I prayed to see my momma die. Please don’t click away yet or judge me harshly after five seconds.
I prayed to see, to experience, to be in the room, to be a part of every last millisecond of my momma’s final days, final hours, and final moments here on Earth. You see, as a wife of a military man, I have always lived away from my family. I have missed many birthdays, celebrations, dinners, and important things. But my heart couldn’t miss this important moment.
I live 12 hours away from the room in the house where my momma spent her final days. Twelve hours from the place she created a home full of love and memories for us. Twelve hours away from that place that now holds a new memory—her death. And so I prayed to be there when my momma died—in the same state, in the same room, and in the same moment as her.
My momma had loved me, supported me, cheered me on, and given me endless wisdom and tough love in my 43 years of life. She gave me the absolute best of herself for every second I breathed. She gave me the best of herself from the moment she gave birth to me, to the moment she put me on the school bus for kindergarten, to the moment I drove away to college, to the moment I got married and moved across the country. She was there. Alive. Loving me. Giving me her all.
And so when my dad called and said, “It’s time to come home, Sarah,” there was no doubt what I would do. No doubt what I wanted to do. No doubt what my soul needed me to do. I needed to see my momma take her last breath. She had been a part of every single breath of my life—even across miles and time zones—and so I could find the strength to be a part of her last breath.
Because that’s what you do when hard things in life come. That’s what my momma did. I saw her take meals to the sick, I saw her love on the broken and the “least of these.” I saw her welcome the hurting into her home and into her heart. All her days I saw her loving on her world and felt her loving on me. And doing the hard things. It’s as if her whole life, she was preparing me for my hardest thing . . . to watch her die.
Maybe your hard thing is cancer like my momma’s was. Or maybe it is divorce, depression, a deployment, or an estranged relationship. We all have different hard things, but we all have the same choice in how we deal with these hard things.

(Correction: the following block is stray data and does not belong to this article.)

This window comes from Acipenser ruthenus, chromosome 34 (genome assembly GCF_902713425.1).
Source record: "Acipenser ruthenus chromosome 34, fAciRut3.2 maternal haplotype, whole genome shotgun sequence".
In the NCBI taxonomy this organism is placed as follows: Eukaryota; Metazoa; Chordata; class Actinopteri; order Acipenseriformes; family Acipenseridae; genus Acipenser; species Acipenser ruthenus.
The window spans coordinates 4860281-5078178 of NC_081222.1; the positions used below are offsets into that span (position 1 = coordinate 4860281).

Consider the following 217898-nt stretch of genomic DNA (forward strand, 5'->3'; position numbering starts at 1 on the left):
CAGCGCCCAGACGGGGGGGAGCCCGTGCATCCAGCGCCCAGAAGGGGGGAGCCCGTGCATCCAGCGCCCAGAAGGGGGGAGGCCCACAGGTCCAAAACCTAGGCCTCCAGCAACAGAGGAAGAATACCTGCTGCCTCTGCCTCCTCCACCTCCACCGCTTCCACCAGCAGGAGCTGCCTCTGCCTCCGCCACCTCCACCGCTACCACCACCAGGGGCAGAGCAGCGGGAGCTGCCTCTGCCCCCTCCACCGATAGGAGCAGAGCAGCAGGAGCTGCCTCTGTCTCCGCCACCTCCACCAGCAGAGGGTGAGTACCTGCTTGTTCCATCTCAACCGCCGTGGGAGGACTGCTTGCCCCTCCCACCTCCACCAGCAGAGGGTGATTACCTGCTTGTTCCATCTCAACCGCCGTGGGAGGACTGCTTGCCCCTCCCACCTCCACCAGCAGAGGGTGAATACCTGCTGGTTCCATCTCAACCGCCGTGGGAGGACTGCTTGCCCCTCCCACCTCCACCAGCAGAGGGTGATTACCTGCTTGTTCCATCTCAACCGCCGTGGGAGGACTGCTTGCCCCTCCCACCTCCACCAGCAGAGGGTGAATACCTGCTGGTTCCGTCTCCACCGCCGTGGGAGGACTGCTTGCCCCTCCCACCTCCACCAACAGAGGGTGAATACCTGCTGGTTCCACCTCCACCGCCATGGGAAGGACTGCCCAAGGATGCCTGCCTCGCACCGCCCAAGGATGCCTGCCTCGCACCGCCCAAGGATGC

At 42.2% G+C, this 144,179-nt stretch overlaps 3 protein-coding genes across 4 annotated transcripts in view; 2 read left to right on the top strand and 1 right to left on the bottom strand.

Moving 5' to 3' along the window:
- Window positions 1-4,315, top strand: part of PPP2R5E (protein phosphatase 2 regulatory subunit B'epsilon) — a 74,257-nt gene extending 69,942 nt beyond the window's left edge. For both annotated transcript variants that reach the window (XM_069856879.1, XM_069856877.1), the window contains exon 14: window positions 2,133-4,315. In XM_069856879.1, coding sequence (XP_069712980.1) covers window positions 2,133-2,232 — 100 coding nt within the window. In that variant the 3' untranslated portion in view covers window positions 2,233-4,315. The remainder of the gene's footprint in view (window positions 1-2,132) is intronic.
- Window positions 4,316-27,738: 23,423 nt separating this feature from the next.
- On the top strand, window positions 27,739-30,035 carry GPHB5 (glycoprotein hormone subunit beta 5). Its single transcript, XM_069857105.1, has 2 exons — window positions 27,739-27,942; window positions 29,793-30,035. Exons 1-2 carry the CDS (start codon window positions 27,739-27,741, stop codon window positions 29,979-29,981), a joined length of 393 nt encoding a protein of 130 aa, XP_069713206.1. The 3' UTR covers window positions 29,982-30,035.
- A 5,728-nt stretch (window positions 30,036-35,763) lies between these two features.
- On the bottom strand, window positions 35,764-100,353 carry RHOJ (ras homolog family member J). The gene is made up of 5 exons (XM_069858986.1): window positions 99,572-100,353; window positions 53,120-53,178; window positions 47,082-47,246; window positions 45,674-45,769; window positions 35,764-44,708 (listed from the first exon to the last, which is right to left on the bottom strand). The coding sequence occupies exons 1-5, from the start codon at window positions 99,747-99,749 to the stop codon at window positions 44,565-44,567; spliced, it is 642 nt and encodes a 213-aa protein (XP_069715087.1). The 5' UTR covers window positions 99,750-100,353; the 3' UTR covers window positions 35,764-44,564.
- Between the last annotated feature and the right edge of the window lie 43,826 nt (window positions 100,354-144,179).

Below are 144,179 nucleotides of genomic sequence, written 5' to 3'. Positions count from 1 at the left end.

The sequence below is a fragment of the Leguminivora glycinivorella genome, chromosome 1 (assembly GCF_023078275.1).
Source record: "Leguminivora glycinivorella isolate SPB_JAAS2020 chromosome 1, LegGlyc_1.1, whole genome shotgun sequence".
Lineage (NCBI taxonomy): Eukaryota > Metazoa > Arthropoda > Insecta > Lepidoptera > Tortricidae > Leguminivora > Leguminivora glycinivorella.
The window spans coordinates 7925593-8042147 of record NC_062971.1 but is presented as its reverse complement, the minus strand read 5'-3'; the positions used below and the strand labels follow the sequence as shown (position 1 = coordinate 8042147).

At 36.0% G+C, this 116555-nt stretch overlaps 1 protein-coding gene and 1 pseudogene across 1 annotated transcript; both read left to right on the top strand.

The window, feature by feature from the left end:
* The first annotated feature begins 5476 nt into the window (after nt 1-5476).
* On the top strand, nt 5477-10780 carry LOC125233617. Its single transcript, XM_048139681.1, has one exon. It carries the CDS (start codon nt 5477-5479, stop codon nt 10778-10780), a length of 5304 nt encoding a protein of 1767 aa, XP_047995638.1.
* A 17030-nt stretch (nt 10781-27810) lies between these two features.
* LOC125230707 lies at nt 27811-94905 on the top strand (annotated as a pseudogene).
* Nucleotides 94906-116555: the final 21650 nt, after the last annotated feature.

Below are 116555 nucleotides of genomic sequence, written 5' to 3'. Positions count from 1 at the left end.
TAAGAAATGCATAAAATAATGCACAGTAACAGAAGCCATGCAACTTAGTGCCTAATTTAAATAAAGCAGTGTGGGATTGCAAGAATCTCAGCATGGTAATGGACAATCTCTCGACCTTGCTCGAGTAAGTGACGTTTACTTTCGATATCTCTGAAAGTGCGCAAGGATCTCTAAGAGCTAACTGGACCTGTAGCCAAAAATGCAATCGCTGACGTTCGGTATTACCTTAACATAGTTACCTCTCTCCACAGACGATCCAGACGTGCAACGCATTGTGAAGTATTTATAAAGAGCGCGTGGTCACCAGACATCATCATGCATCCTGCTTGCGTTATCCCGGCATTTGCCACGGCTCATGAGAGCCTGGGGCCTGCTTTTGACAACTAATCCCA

We can either hide away, wish it all away and pretend we are okay, or we can be open to the hard thing. We can be open to our pain. We can be open to the unanswered question of why? When we are open to the pain and find the courage and strength to do our hard thing, we also become aware and open to our neighbor’s pain, to our sister’s heartache, to our friend’s loss.
Hard is where you discover how brave and strong you really are. Hard is where you feel God’s presence like never before. Hard is where you realize everyone is either in the midst of surviving their hard thing or has the same scars as you from surviving.
So I could have stayed 12 hours away and avoided fully experiencing my momma’s final days. Her final days of losing a battle with cancer. But I decided to run toward the hard. And I prayed that God would give me the desire of my heart—to sit in the house I grew up in, with my dad and siblings at my mother’s bedside, and watch her soul leave this earth. It was hard. Devastatingly hard.
But in reflection almost a year later, there is a new emotion now tied to my hard thing: thankfulness. I am overwhelmingly thankful for who my momma was in her life. I am thankful for the love she gave me and all those around her. I am thankful for all the people who loved on me during that time and all the people who have been placed in my path to love and encourage me now.
I am thankful I found the strength to see my momma die. I am thankful I found the strength to move forward with my life and the strength to share these words with you.
So if you are in the midst of your hard thing, I encourage you to hold on. Hold on to Him. Hold on to those around you and hold on to your strength. Your world needs you. Your world needs to see you do your hard thing, to survive your hard thing, and to bear your scars from your hard thing well. It’s where they find the strength to survive their hard thing.